Last weekend, Ashley and I decided to dig up all of the onions at the allotment. We had planted red and white onions, about the same amount of each. They had started yellowing and most were looking a very good size, they spent a day or two out in the sun and then we put them in the greenhouse to finish drying as the weather has been a bit up and down. A couple had gone to seed and so hadn’t really developed a bulb but overall a good harvest. We also put in some time clearing weeds that we’re starting to take hold on the newly vacated potato bed and around the onions. I’m a little ashamed to say that we haven’t really been to the allotment much this week – the plants in the greenhouse are going to be feeling a little sorry for themselves! And I expect the weeds will have used the time to ‘stretch their legs’! When will we learn to go there more regularly?!
I’m hoping that the weather is now warm enough to get some late runner and dwarf runner beans in the empty beds, also a fresh sowing of chard and possibly some peas. There should be plenty of room in the beds for the cauliflower and kale that I thought I’d try out (that’s if the seedlings have survived the recent neglect).
I think tomorrow will have to include a visit to the poor, abandoned allotment! I expect there will be courgettes galore, Swiss chard to be picked and maybe even some peas ready for picking! We had some peas the other day in a stir fry – they were quite small so not really worth removing from the pods so I cooked them whole, they were very yummy! I wonder how long until Ashley is sick of stir fry allotment veg?! I must look up some other recipes to use the veg – I’m not the worlds best cook I’m afraid!
One of life’s greatest pleasures (for me) is to be able to forage free plants and berries and turn them into something delicious! At this time of year, hedgerows are filled with delightfully scented Elderflower. Earlier this week, on a lovely sunny afternoon, I took a walk round what is technically ‘wasteland’ just at the end of our road – it is actually a haven for wildlife and plants. Every year, this piece of land (which was once part of an RAF base during the Second World War) provides us with as many blackberries as we can cope with, apples, Rowan berries and more. Right on the edge of this, I spotted a rather large elder tree heavy with buds and flowers. Ashley and I have made elderflower champagne in previous years, some successful batches and some not so great…and one bottle that found it’s way to our mechanic by way of thanks for some work he did, and ended up blowing the cupboard (in which it was being stored) door off!! (A box of chocolates was then needed as an apology to his wife who was left with the sticky clean up!) Something that I really wanted to try this year was elderflower cordial. I found a recipe here and it looked simple enough so I got started!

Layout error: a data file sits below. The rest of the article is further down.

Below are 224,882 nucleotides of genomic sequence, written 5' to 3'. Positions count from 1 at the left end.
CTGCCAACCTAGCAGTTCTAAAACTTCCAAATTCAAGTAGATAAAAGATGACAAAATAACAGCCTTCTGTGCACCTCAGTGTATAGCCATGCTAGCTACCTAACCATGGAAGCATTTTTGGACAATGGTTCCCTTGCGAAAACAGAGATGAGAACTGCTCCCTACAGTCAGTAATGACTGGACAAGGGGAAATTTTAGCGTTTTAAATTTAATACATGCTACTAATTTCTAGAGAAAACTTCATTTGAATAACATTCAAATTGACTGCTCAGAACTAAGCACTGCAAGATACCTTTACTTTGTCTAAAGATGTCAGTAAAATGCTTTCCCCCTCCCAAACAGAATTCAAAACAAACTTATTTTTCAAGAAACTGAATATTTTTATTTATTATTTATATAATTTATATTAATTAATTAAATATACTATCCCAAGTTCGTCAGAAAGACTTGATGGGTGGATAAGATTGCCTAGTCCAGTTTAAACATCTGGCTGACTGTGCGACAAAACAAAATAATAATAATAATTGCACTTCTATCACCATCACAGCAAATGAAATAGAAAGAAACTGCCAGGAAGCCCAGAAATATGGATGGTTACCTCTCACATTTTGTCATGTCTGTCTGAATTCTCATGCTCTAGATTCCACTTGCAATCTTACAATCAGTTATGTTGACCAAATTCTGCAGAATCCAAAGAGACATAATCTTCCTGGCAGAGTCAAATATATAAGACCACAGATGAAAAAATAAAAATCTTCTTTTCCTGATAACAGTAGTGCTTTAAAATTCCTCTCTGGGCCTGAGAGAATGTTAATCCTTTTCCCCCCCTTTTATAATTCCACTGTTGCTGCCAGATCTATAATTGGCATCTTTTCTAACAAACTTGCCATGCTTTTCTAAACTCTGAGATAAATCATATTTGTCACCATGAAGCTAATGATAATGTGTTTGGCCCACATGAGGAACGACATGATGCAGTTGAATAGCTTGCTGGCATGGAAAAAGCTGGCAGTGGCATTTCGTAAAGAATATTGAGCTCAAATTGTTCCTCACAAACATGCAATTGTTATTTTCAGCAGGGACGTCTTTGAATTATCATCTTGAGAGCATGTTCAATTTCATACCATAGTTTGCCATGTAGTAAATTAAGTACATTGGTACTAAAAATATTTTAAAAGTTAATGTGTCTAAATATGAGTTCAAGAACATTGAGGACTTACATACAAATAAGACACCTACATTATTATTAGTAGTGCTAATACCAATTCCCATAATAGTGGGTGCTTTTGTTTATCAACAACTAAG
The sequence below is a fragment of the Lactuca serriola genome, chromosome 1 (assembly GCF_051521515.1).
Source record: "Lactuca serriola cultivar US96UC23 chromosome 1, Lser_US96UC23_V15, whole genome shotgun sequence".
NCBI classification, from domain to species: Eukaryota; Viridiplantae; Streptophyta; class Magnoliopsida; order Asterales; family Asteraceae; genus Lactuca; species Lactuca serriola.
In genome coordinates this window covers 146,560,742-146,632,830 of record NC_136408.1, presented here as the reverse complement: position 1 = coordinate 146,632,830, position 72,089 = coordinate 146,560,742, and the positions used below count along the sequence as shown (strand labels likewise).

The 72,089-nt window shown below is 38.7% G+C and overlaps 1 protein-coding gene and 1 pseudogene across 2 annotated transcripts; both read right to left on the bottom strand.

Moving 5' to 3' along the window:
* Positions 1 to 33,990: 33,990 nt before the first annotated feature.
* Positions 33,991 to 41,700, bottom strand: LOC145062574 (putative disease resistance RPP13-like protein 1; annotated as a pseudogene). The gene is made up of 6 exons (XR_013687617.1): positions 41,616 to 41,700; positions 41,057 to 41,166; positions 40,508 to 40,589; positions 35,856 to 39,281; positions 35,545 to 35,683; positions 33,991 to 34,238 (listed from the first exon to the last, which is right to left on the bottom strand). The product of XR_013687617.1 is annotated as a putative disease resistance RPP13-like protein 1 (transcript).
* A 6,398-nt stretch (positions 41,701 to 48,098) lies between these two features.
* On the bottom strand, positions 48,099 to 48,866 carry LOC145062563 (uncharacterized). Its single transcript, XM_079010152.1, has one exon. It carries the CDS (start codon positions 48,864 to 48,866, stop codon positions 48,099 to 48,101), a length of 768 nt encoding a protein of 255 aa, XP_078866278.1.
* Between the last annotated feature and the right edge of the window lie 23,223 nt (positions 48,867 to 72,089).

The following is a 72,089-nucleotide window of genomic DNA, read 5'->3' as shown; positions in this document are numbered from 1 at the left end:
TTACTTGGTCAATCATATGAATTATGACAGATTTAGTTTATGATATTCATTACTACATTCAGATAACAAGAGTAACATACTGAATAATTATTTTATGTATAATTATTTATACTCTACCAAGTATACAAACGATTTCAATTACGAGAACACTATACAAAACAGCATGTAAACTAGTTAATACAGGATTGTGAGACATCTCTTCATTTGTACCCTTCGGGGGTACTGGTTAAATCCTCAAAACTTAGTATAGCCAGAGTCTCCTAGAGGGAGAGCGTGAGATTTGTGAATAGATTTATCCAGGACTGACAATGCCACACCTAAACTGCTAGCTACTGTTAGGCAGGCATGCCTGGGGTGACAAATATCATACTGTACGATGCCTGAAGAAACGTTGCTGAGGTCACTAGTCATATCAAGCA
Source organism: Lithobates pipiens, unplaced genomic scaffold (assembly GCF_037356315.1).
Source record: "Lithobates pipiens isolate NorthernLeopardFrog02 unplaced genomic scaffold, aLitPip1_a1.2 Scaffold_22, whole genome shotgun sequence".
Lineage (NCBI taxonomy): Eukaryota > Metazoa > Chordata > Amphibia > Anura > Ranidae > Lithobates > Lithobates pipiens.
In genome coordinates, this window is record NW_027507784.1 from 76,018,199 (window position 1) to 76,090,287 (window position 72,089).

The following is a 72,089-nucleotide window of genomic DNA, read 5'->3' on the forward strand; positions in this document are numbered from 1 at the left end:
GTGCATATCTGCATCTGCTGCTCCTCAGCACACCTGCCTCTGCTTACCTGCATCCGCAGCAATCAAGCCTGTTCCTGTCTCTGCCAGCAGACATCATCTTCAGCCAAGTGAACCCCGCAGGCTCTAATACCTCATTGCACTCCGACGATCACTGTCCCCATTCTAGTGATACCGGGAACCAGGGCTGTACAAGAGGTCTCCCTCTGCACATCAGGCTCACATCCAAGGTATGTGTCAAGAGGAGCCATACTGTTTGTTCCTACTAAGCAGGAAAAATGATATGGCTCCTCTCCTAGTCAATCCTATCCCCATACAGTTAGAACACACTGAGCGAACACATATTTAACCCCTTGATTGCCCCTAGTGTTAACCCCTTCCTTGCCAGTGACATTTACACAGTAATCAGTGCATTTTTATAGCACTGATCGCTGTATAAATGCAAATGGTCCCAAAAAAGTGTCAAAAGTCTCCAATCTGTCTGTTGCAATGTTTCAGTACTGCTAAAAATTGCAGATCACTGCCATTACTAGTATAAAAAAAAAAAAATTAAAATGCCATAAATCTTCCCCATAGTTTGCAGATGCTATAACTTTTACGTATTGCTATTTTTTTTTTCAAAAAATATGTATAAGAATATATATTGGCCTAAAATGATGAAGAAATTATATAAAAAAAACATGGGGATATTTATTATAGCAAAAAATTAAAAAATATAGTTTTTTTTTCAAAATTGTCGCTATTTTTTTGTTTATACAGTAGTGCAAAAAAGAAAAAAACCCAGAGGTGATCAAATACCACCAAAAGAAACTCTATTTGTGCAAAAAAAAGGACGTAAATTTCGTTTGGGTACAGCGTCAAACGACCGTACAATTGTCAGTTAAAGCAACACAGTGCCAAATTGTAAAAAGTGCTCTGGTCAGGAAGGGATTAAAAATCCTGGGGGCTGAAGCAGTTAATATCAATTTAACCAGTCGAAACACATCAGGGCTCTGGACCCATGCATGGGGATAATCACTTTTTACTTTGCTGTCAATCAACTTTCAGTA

I started off by stripping the flowers from the stalks. A little bit of a tedious task but sat in the sunshine with the radio on, it wasn’t too bad! I was actually using half the amount stated in the recipe as I wanted to see what it was like before making big batches. Once that was done, it was just a matter of leaving it to steep overnight with the lemon zest. I didn’t have a lime so I just omitted it, hoping it wouldn’t affect the flavour too much!
The following day, I finished the recipe off by straining the liquid off, heating it and adding lemon juice and sugar. The mixture is then simmered and bottled – really quite simple! Whilst bottling, I tried to pass it through some muslin cloth to strain out the lemon ‘bits’ that were floating in it – only for aesthetic reasons really – but it was taking a REALLY long time to drip through so I abandoned that. After taking a few photographs, I poured myself a little and diluted it with water. Yummy! I can honestly say that making this was a pleasure and what a treat to be able to sample it immediately! Ashley enjoyed a glass as soon as he was home from work and I think he’s a fan too! Since then, I’ve been enjoying it diluted with diet lemonade and it is utterly delicious! It can be used for making other treats too, such as jellies and I’ve spotted a recipe for a jam that uses it – I can’t wait to try that one!